A U.S. senator has scuttled President Barack Obama’s nomination of a pro-amnesty judge from his home state of Georgia in the latest skirmish over judicial nominees.
Citing Judge Dax Lopez’s work with an organization supporting amnesty for illegal immigrants, Sen. David Perdue, R-Ga., last week torpedoed Obama’s nominee to the U.S. District Court for Georgia.
In a press release, Perdue said he became “uncomfortable” with Lopez’s affiliation with the Georgia Association of Latino Elected Officials—an organization that the judge described “as very near and dear to my heart.”
Perdue blocked the Georgian’s nomination by withholding his “blue slip.” Under this longstanding Senate tradition, a senator effectively can veto a judicial nominee from his home state simply by refusing to recommend that person to the Judiciary Committee.
For 11 years, from 2004 to 2015, Lopez sat as a voting member on the board of directors of the Georgia Association of Latino Elected Officials. He held the position while serving as a judge on the State Court of DeKalb County beginning in 2010.
During his time on the board, the organization of Latino politicians supported Obama’s executive actions to allow millions of illegal immigrants to stay and work in America without being deported. The president’s widely criticized actions currently face a challenge at the U.S. Supreme Court.
In addition, the Georgia group regularly weighed in on local controversies.
In 2008, the Latino officials filed a joint lawsuit against the Georgia secretary of state, arguing that state law requiring voters to show identification at the polls unfairly burdened Hispanics.
Last year, shortly before Lopez stepped down from the board, the organization commended a local sheriff’s department for refusing to comply with deportation orders from federal Immigration and Customs Enforcement agents. In a press release, the group urged “other jurisdictions in the state to adopt similar policies.”
Perdue also voiced concern with “public comments” made by Lopez after he became a state judge. The senator did not specify the remarks he found troubling.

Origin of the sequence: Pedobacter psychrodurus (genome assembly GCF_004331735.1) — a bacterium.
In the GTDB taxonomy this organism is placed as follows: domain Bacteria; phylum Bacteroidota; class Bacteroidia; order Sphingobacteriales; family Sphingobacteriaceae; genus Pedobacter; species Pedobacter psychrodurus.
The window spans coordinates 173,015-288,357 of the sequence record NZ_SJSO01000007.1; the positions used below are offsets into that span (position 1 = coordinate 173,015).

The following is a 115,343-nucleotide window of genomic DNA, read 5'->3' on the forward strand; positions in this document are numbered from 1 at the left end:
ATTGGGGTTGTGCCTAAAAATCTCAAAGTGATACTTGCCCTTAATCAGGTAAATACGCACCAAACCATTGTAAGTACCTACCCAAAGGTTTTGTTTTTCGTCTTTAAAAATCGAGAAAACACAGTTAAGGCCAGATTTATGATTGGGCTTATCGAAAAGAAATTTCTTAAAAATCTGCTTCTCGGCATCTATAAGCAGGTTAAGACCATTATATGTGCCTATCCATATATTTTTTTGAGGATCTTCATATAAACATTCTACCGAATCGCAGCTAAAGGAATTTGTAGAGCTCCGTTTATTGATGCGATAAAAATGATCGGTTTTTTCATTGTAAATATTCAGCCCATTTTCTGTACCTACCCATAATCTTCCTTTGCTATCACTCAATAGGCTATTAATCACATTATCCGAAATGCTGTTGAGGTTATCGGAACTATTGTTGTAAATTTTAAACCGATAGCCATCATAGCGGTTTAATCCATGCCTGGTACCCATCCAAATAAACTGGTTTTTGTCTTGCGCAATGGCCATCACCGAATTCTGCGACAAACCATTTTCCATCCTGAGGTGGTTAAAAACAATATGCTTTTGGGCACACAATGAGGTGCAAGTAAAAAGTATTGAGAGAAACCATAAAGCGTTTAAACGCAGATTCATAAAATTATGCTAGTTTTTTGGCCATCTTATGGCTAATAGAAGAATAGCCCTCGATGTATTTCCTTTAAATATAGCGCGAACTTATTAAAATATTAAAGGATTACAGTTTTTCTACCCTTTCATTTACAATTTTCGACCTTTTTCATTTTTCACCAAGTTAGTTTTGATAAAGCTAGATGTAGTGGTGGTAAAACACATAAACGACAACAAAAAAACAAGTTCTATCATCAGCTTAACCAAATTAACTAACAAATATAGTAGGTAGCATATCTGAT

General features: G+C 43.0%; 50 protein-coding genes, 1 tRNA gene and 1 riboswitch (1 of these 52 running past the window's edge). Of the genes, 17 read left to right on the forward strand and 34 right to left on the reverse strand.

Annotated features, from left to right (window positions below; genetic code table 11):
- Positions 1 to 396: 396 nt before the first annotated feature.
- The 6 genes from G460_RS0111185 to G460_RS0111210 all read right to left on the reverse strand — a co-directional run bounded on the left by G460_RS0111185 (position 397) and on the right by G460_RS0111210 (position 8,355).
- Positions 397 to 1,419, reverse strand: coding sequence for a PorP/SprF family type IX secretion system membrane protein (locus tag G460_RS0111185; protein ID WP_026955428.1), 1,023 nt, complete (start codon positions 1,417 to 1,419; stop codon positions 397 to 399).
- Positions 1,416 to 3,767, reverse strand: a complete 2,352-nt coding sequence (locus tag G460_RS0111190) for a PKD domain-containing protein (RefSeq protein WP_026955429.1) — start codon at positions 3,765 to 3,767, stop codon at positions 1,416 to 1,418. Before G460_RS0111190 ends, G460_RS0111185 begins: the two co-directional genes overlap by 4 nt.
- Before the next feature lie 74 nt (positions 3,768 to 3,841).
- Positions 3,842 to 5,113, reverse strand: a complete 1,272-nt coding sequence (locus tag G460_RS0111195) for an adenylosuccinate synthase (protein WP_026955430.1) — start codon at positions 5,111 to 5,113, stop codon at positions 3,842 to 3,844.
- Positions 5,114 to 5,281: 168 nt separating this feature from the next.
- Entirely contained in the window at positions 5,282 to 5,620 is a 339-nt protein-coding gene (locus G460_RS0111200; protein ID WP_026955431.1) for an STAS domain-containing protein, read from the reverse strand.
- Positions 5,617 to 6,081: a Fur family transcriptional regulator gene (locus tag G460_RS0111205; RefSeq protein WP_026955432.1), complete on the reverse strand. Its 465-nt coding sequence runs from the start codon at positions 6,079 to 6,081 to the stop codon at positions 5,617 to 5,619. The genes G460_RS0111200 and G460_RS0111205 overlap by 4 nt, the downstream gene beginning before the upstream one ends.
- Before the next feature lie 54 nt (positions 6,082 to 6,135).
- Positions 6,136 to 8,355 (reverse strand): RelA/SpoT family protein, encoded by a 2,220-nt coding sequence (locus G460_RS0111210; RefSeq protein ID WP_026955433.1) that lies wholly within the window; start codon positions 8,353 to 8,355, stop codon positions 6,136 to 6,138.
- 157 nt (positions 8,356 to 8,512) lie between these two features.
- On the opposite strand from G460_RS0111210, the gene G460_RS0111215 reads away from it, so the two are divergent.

In a 2012 radio interview, however, the DeKalb County judge outlined steps that illegal immigrants, when detained, could take to avoid deportation. In addition to the advice, Lopez noted:
That’s not to say that you’re not vulnerable to being deported if you’re just living right and following the laws. Because you’re always vulnerable in a country like this.
Before Perdue’s blue-slip block, local legislators and law enforcement officials—including the state Senate’s majority leader and two county sheriffs—opposed Obama’s nomination of Lopez.
In an open letter in August, Cobb County Sheriff Neil Warren wrote that Lopez’s association with the Georgia Association of Latino Elected Officials suggested “a prejudice towards law-abiding citizens and law enforcement.”
But after Perdue blocked the nomination, liberal organizations opened a hailstorm of criticism in which they spotlighted Lopez’s Hispanic heritage.
The Hispanic National Bar Association dismissed concerns over Lopez’s association with the organization of Latino politicians. In a statement, association President Robert Maldonado wrote:
It is hard to fathom that we are in an era of such animosity that a judicial nominee’s participation in a trade association of bipartisan Latino elected officials is problematic …Our only inference is that he’s unacceptable to Senator Perdue because he is a Latino who believes in Latino participatory democracy.
If confirmed by the U.S. Senate, Lopez would become the first Latino judge to serve on a federal district court in Georgia.
In a statement, the Leadership Conference on Civil and Human Rights complained that “as long as men like Senator Perdue are the gatekeepers, it’s unlikely that one ever will.”
Born in Puerto Rico, Lopez attended Vanderbilt Law School, where he was a member of the Federalist Society, a conservative legal group. As a Republican, he enjoyed support from different corners of the GOP, from the Georgia Chamber of Commerce to conservative radio host Erick Erickson.
Perdue’s veto of Lopez comes as conversations continue among Senate Republicans about blocking all of Obama’s judicial nominees.
Some advocate freezing out all future nominees. Others argue that the nomination process already has become too political.
As a freshman senator who sits on the Judiciary Committee, Perdue has demonstrated a willingness to slow down the nomination process in certain circumstances. Last year, he opposed the confirmation of Attorney General Loretta Lynch.
Also last week, Perdue voted against confirming Judge Wilhelmina Wright for District Court of Minnesota after it came to light that she had written a law review paper characterizing President Reagan as a bigot. Wright won confirmation, 58-36.